, 2022-12-27 07:00:15,
As a Mexican American, I love being of two worlds. I feel lucky to have been born in Florida, and raised in a seaside town in all of the state’s wet glory. I feel proud knowing how to make tamales and enchiladas and rooting for two soccer teams during the World Cup.
But lately, I’ve been wondering if there’s more to me than I am.
My mother was born in Ñuu Snuviko, also known as San Juan Mixtepec, a small pueblo in the mountains of Oaxaca, Mexico. It translates to “the place where the clouds descend” in Mixteco, my mother’s native tongue. Surrounded by small farms in a narrow valley, the town of about 7,000 people clings to a gravel road that runs from the base of the Highlands to El Centro Square. On Fridays, El Centro comes alive with the market.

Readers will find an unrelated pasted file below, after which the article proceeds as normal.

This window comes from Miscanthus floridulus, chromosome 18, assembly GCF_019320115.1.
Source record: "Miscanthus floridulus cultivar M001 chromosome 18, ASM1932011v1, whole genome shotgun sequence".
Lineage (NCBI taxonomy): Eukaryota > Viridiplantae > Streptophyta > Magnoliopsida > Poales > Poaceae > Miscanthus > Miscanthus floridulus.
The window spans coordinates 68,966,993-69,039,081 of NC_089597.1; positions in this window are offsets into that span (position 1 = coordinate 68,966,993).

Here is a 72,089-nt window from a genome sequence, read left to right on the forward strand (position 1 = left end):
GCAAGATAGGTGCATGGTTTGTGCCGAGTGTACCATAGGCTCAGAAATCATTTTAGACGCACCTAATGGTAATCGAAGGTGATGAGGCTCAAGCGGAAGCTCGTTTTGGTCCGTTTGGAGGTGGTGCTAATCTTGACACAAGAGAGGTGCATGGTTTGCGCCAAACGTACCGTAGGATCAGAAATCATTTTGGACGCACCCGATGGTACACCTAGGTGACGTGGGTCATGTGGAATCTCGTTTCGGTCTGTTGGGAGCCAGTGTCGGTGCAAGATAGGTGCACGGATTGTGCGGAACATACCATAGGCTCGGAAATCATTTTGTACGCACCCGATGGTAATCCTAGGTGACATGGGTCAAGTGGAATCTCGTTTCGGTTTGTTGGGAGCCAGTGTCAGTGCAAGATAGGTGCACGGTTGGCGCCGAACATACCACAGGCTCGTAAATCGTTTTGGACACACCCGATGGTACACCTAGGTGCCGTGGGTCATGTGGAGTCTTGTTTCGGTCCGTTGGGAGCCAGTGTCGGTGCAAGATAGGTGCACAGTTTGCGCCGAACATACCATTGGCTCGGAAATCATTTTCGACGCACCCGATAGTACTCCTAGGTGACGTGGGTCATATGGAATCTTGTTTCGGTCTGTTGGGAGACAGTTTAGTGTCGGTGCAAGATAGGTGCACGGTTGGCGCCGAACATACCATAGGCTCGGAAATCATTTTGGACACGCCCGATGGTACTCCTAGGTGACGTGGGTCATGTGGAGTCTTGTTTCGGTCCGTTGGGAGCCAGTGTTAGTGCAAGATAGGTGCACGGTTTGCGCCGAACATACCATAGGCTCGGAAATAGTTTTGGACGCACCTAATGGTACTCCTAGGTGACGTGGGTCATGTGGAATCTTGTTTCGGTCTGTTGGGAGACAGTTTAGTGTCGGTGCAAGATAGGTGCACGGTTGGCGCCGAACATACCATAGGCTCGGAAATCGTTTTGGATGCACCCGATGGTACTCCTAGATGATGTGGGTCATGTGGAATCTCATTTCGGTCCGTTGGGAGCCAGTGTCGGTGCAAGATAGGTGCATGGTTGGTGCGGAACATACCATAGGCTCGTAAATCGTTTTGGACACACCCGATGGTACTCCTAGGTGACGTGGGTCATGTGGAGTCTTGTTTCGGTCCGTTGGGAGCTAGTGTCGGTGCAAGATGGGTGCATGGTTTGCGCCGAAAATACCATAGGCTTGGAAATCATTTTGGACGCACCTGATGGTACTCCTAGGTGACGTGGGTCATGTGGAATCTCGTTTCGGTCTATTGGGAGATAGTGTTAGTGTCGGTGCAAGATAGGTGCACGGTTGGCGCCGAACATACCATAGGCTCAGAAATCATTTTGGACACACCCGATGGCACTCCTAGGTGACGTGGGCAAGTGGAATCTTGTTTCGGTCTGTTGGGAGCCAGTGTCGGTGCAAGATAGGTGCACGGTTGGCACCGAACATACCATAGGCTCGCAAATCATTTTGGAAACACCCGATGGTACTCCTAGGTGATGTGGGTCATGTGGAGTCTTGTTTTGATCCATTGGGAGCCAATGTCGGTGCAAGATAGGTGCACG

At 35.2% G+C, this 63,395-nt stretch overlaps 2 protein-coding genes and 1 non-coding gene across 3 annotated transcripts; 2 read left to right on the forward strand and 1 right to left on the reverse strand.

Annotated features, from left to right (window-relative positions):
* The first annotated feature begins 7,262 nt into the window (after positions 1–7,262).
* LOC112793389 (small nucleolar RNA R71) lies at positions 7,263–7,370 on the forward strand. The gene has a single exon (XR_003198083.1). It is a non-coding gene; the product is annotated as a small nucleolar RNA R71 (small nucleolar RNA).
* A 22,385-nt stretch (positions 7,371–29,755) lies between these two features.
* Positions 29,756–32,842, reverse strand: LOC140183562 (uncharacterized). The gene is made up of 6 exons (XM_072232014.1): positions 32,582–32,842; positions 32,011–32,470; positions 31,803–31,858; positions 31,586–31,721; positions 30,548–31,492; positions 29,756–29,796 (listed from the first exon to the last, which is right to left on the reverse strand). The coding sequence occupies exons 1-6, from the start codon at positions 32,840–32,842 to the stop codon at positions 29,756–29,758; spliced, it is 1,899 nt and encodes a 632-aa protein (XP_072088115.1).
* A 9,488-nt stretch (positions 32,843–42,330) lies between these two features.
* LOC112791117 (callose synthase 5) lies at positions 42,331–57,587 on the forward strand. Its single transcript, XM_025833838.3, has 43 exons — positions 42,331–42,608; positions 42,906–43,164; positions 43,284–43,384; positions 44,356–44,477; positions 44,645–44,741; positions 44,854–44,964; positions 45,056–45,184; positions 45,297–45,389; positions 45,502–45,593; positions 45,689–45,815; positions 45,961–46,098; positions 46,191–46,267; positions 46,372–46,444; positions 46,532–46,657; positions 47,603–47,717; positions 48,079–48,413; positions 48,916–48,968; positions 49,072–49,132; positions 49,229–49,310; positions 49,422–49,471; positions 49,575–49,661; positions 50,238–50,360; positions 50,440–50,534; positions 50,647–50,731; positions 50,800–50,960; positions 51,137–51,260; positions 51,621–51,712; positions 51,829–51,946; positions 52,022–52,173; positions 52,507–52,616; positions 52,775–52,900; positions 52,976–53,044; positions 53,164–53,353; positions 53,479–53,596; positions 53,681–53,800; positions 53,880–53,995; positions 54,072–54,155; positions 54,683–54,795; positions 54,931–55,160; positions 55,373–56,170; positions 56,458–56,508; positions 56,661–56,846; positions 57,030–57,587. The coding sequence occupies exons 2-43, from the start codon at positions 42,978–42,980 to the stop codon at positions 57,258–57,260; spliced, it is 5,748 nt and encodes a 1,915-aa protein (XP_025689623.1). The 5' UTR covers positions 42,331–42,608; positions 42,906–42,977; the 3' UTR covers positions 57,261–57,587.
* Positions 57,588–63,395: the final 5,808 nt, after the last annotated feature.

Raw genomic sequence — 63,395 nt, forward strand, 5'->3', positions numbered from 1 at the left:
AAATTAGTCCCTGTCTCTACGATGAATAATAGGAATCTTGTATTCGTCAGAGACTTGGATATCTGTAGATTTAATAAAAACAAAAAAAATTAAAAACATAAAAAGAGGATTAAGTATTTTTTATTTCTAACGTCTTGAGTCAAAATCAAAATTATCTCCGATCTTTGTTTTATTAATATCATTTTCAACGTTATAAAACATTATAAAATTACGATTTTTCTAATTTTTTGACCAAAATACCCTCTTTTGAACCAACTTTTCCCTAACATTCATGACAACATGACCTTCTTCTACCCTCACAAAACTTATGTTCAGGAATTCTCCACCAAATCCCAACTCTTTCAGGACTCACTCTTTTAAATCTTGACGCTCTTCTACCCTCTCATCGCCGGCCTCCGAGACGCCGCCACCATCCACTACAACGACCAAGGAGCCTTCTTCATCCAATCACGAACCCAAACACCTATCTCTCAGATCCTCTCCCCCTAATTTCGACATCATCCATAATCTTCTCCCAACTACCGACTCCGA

For a long time, I didn’t consider Mixtepec to be a part of me. When people asked about my heritage, I said I was Mexican American.
Then came the audio leak that still reverberates in Los Angeles: City Council members made racist remarks in their speech about several minority groups, including Oaxacans living in Koreatown. Norrie Martinezthen president of the city council, mocked the Oaxacans Ugly, short and dark. she She said she didn’t know “from which village” they came, as if they were too primitive for a city.
The state of Oaxaca is one of the poorest states in the country, and is largely untouched…
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